SG: So, the Medicines Use Review scheme that’s being going on for the last four or five years or so. It’s taking that much earlier by the sound of it. So you almost do that from day one.

MH: Absolutely. I mean, the Medicine Use Review will still carry on with community pharmacies but you’re right, so; I call it a Clinical Medication Review. It’s more-or-less the same thing but you’re sat there in the GP surgery, you’ve got the patient’s records in front of you, you’ve got the blood results, you’ve got the patient in front of you, so you can possibly do a more thorough in-depth job.

SG: Would it be fair to say GPs are very good at spotting illnesses and spotting what’s wrong with people and actually the pharmacists are possibly the ones who know which medications are better to treat it?

MH: Well I’m pretty biased as a pharmacist. *the two laugh*

SG: So if I had a GP next you, I’d get a different answer here, I’m guessing.

MH: The reality is that GPs are absolutely great. They are generalists and they are absolutely great at diagnosing and they are actually very good at actually making sure that you are on the right treatment. But, as a pharmacist, we receive extra training on the medicine side of things. So, once the GPs diagnoses, knows exactly what’s wrong with you, especially with long-term conditions, it makes sense having a pharmacist who is a specialist in medicine to actually tweak your medicines such that you get the most out of them.

SG: What’s driving this? Is it patient care? Is it money? Is it a bit of both?

MH: I personally think it’s a bit of both. I mean, NHS England have committed over £100m to this initiative. They did a pilot last year and it was really successful so this year they’ve committed a lot of money behind it. They’re expecting 15,000 pharmacists to work in GP practices. Part of that is because there’s good evidence that when you’ve got a multidisciplinary team looking after a patient, then the patient gets better care. We know that. But there is an element of actually, as a pharmacist, we’re pretty prudent on looking at the medicines and making sure that we get best value for money. Not that I’m saying GPs aren’t. But it’s also linked with that there is currently a GP crisis and a nurse crisis as well. We have practices which have difficulty in recruiting GPs, we have practices who have difficulty in recruiting nurses. So we’ve now got another health professional, which we’ve got plenty of, thankfully in pharmacy, we don’t have a shortage, who have the skills and, with further training, can help general practice treat their patients.”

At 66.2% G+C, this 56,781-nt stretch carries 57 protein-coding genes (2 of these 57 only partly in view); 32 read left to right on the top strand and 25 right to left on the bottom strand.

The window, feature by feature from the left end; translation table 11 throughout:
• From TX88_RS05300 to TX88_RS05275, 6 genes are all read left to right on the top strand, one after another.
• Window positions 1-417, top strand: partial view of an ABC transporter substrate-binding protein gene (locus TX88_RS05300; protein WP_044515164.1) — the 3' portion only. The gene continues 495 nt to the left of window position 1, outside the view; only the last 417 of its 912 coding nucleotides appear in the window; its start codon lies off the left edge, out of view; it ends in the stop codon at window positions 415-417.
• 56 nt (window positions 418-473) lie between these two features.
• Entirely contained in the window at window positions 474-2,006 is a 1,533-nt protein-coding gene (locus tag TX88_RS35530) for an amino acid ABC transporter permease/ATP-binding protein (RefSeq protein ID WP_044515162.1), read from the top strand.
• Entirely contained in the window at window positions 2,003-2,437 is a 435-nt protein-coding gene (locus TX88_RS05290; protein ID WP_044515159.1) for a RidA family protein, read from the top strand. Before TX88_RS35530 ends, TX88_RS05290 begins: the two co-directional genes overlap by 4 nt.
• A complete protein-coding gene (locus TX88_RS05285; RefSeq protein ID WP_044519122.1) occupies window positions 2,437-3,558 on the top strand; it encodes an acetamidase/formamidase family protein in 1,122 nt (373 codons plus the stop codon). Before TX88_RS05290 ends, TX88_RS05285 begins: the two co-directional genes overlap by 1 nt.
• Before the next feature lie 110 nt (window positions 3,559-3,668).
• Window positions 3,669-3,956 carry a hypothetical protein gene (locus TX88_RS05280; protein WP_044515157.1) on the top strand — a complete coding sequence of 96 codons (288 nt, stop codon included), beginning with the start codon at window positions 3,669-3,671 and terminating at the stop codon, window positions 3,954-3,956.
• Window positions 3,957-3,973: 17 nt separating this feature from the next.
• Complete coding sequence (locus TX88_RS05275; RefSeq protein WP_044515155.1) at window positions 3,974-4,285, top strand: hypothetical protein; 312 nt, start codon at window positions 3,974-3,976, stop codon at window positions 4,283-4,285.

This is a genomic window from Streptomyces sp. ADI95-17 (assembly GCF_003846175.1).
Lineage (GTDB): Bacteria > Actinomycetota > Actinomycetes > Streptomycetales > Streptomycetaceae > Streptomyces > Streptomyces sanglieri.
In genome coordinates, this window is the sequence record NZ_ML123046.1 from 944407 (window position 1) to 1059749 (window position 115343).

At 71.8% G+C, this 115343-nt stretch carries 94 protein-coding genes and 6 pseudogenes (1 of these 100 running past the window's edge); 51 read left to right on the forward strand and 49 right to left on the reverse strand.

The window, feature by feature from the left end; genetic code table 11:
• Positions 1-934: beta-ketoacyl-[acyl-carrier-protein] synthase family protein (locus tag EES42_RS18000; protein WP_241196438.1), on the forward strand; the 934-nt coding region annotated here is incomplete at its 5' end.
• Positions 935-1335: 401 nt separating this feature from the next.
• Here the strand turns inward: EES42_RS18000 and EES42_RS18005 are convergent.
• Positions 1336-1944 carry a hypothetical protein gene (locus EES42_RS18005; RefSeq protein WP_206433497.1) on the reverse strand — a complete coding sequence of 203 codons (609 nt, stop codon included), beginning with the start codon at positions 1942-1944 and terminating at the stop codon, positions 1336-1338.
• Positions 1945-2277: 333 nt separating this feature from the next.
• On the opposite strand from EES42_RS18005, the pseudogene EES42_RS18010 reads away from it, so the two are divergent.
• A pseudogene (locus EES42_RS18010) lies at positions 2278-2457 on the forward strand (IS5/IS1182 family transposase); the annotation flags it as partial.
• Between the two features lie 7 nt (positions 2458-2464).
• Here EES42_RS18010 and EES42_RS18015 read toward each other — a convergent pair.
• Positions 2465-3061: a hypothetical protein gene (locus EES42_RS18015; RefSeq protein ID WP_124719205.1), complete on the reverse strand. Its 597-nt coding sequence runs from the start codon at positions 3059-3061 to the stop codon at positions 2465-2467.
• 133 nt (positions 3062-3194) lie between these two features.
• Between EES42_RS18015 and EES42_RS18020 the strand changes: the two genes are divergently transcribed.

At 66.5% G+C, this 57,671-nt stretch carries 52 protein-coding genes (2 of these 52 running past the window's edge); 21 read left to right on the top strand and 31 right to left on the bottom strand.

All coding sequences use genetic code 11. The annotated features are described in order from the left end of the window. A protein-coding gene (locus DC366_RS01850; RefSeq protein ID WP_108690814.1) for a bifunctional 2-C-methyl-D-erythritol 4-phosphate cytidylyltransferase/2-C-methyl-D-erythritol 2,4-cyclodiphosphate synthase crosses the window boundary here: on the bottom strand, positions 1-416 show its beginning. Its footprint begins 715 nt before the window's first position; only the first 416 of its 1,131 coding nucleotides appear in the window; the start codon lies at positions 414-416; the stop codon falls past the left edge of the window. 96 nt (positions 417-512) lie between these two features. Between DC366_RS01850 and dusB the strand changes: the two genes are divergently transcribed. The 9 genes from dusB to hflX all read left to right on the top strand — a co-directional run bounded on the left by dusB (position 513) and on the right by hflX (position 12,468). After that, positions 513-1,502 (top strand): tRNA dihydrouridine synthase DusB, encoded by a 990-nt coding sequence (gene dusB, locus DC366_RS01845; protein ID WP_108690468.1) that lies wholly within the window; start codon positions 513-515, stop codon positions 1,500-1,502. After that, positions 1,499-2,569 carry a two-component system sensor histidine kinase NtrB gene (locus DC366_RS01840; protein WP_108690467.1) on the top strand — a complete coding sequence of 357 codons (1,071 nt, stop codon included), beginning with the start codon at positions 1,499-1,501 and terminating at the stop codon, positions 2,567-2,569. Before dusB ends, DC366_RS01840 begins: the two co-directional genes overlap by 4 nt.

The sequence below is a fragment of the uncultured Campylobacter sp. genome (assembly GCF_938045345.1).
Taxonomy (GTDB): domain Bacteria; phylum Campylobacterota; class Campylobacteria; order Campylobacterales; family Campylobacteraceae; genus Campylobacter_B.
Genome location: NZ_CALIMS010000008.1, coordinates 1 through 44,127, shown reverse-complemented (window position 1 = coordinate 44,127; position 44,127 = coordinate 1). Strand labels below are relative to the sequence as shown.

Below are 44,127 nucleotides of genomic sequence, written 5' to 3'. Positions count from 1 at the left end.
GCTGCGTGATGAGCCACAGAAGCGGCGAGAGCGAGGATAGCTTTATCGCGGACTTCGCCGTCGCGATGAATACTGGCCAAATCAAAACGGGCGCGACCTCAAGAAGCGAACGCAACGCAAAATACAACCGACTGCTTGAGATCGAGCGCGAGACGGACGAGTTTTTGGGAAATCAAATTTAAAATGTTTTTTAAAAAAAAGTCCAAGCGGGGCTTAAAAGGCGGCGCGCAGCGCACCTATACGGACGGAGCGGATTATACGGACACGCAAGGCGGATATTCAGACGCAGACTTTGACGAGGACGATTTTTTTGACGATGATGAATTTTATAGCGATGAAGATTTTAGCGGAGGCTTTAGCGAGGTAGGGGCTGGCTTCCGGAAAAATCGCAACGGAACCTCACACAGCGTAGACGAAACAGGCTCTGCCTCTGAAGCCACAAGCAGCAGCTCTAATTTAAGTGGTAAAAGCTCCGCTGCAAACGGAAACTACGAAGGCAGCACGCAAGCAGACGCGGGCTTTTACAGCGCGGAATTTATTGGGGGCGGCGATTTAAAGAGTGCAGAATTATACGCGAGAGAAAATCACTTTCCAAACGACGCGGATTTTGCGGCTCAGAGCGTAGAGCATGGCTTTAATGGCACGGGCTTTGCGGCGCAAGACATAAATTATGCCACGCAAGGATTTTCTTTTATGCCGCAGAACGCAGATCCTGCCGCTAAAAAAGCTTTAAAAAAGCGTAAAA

SG: How much training would it take?

MH: Well, as I said, the basic training for a pharmacist is five years anyway. If you’re selected as part of the national programme, then there’s an additional 18 months of training to help you understand the general practice, to give you the clinical assessment skills, or, if you’ve got plenty of experience in general practice, you might go on a six-month enhanced course to give you the qualification. We are talking pharmacists who have the expertise that are undergoing additional training so that they are absolutely competent so they can do the job.

SG: And, of course, they understand how that bit of the NHS works, which is probably what most of the training will be but it’s a complicated beast, the health service, as you know.

MH: Absolutely. Working in a clinic room in general practice is different to working behind a counter in a pharmacy. So you’re absolutely right, a lot of training will be needed to understand the nuances of general practice.